This volume reflects on the role played by textbooks in the complex relationship between war and education from a historical and multinational perspective, asking how textbook content and production can play a part in these processes. It has long been established that history textbooks play a key role in shaping the next generation’s understanding of both past events and the concept of ‘friend’ and ‘foe’. Considering both current and historical textbooks, often through a bi-national comparative approach, the editors and contributors investigate various important aspects of the relationships between textbooks and war, including the role wars play in the creation of national identities (whether the country is on the winning or losing side), the effacement of international wars to highlight a country’s exceptionalism, or the obscuring of intra-national conflict through the ways in which a civil war is portrayed. This pioneering book will be of interest and value to students and scholars of textbooks, educational media and the relationships between curricula and war.
About the Author
Eugenia Roldán Vera is Professor of History of Education at the Department of Educational Research in the Center for Research and Advanced Studies (CINVESTAV), Mexico. Her research interests include the history of education in Mexico and Latin America in the nineteenth and twentieth centuries, especially the history of textbooks, transnational dissemination of educational models and the ritual and performative aspects of schooling.
Eckhardt Fuchs is Director of the Georg Eckert Institute for International Textbook Research and Professor of History of Education and Comparative Education at the Technical University Braunschweig (Brunswick), Germany. His research interests include the global history of modern education, international education policies, and curriculum and textbook development.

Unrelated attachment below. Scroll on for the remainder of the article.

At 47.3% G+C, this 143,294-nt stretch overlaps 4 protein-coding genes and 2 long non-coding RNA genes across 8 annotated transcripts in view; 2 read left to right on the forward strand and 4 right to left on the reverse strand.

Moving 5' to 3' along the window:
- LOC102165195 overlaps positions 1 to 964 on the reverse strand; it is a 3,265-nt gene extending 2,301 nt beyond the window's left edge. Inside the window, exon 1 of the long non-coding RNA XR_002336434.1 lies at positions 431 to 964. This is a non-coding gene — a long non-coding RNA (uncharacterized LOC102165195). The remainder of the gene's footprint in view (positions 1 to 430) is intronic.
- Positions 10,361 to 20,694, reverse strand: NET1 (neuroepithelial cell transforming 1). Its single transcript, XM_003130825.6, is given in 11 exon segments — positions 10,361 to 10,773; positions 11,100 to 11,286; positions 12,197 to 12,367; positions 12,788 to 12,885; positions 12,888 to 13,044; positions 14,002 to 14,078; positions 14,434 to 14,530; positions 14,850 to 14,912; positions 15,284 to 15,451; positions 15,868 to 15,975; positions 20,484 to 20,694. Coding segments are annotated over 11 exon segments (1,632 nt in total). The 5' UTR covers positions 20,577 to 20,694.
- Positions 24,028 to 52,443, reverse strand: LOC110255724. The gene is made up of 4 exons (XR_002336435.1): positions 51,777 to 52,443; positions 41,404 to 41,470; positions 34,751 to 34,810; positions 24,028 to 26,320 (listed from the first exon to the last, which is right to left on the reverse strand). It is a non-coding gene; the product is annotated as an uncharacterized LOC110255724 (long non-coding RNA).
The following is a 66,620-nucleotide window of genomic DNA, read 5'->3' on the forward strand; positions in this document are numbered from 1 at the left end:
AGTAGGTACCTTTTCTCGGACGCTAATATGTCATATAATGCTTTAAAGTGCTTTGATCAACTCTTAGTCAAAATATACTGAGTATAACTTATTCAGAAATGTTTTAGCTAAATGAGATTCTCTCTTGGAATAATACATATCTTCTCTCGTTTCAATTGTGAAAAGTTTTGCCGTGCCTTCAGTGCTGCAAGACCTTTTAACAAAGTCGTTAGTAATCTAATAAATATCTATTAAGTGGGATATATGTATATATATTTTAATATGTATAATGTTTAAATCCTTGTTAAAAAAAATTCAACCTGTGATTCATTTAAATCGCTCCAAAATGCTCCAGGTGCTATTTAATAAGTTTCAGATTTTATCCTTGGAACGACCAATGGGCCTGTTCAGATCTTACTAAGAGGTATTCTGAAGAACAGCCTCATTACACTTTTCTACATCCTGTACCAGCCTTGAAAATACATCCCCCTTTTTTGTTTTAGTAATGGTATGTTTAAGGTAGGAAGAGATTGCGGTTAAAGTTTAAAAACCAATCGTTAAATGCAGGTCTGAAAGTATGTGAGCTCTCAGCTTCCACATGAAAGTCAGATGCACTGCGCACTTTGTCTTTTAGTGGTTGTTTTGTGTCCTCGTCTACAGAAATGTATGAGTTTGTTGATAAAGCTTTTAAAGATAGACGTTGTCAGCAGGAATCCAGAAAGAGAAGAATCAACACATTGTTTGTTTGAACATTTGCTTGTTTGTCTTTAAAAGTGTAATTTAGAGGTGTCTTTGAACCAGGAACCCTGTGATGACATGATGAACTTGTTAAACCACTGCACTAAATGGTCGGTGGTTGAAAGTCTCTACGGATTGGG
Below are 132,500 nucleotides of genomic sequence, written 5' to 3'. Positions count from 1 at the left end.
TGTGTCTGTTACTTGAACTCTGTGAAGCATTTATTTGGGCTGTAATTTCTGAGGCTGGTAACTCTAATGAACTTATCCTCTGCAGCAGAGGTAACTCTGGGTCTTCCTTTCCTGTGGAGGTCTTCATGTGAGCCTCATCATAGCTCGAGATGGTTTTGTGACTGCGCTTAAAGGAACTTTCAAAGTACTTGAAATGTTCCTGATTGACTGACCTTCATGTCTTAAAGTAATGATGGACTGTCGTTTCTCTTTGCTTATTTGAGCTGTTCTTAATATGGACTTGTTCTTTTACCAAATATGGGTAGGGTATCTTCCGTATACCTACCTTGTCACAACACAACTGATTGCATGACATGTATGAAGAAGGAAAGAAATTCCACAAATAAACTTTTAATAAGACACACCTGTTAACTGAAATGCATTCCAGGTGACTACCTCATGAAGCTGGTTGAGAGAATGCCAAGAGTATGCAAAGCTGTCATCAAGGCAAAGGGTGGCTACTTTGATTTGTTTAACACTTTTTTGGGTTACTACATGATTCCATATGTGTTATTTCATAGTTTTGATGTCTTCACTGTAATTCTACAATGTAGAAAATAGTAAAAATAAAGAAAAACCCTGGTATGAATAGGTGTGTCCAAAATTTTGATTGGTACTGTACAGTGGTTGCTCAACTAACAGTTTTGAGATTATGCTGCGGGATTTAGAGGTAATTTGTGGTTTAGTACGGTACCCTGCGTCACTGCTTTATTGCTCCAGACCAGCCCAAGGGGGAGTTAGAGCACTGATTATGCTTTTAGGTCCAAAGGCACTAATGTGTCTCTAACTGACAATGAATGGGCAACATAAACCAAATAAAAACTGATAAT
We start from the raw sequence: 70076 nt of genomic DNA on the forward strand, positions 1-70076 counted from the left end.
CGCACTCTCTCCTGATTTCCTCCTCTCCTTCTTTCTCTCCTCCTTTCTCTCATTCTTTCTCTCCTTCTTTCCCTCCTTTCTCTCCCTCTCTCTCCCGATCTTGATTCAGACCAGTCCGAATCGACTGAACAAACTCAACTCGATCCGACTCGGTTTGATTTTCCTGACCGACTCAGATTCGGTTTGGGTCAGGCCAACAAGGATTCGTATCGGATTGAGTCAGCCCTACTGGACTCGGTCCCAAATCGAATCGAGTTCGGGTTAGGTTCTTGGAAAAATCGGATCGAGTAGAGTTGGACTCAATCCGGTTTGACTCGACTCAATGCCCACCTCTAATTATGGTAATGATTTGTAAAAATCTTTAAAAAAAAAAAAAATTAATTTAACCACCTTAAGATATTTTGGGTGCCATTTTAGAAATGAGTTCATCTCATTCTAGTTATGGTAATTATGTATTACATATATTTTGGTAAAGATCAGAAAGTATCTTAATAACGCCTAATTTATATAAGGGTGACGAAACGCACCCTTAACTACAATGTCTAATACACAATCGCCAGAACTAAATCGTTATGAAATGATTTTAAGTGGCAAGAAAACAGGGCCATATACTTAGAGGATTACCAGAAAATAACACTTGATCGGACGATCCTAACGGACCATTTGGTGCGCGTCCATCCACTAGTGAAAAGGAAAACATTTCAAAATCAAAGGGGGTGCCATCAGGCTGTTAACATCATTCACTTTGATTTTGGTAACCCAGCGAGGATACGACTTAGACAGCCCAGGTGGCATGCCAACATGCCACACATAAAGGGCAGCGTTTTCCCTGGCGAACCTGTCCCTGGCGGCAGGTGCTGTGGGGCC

Table of ContentsChapter 1. Introduction; Eckhardt Fuchs and Eugenia Roldán Vera.- Chapter 2. The Representation of War and Peace under the Government of King Leopold I (1831-65) in Belgian Textbooks for National History for Secondary Education (1910-60); Jean Van Wiele.- Chapter 3. The Formation of the Armed Citizen in Colombia in the Nineteenth Century; Jorge Conde Calderon, Luis Alarcón Meneses.- Chapter 4. The US-Mexican War (1846-48) in School Textbooks: Mexico and the United States in the Second Half of the Nineteenth Century; Eugenia Roldán Vera.- Chapter 5. The Impact of the 1894-95 Sino-Japanese War on Japanese and Chinese Textbooks: A Comparative Analysis; Limin Bai.- Chapter 6. The Teaching of the First World War through the History Textbooks of Secondary Education in Greece (1960-2010): Aims and Priorities; Efstratios Vacharoglou.- Chapter 7. A "Matter of the Whites"? Contemporary Textbook Portrayals of Former Colonies in WWI; Denise Bentrovato and Imke Rath.- Chapter 8. In the "Spirit of Courage and Sacrifice": Shaping Collective Memories in School History Textbooks in Ontario, Canada (1921-2000); Rose Fine-Meyer.- Chapter 9. International Institutions, Pacifism, and the Attack on Warmongering Textbooks; Xavier Riondet and Rita Hofstetter.- Chapter 10. The School Uses of History: The Tangled Portrayal of the Spanish Civil War in History Textbooks (1970-98); Mariano Gonzalez Delgado, Manual Ferraz Lorenzo.- Chapter 11. The Representation of Wars in History Textbooks for Secondary Schools in the Soviet Union (1940-50); Dorena Caroli.- Chapter 12. Searching for "the Truth"? Narratives of the Second World War in Polish History Textbooks (1989-2015); Sylwia Bobryk.- Chapter 13. The Vietnam War (1954-75) in History Textbooks: A View from Two Sides; Tran Thi Vinh, Hoang Hai Ha and Tran Duc Tuan.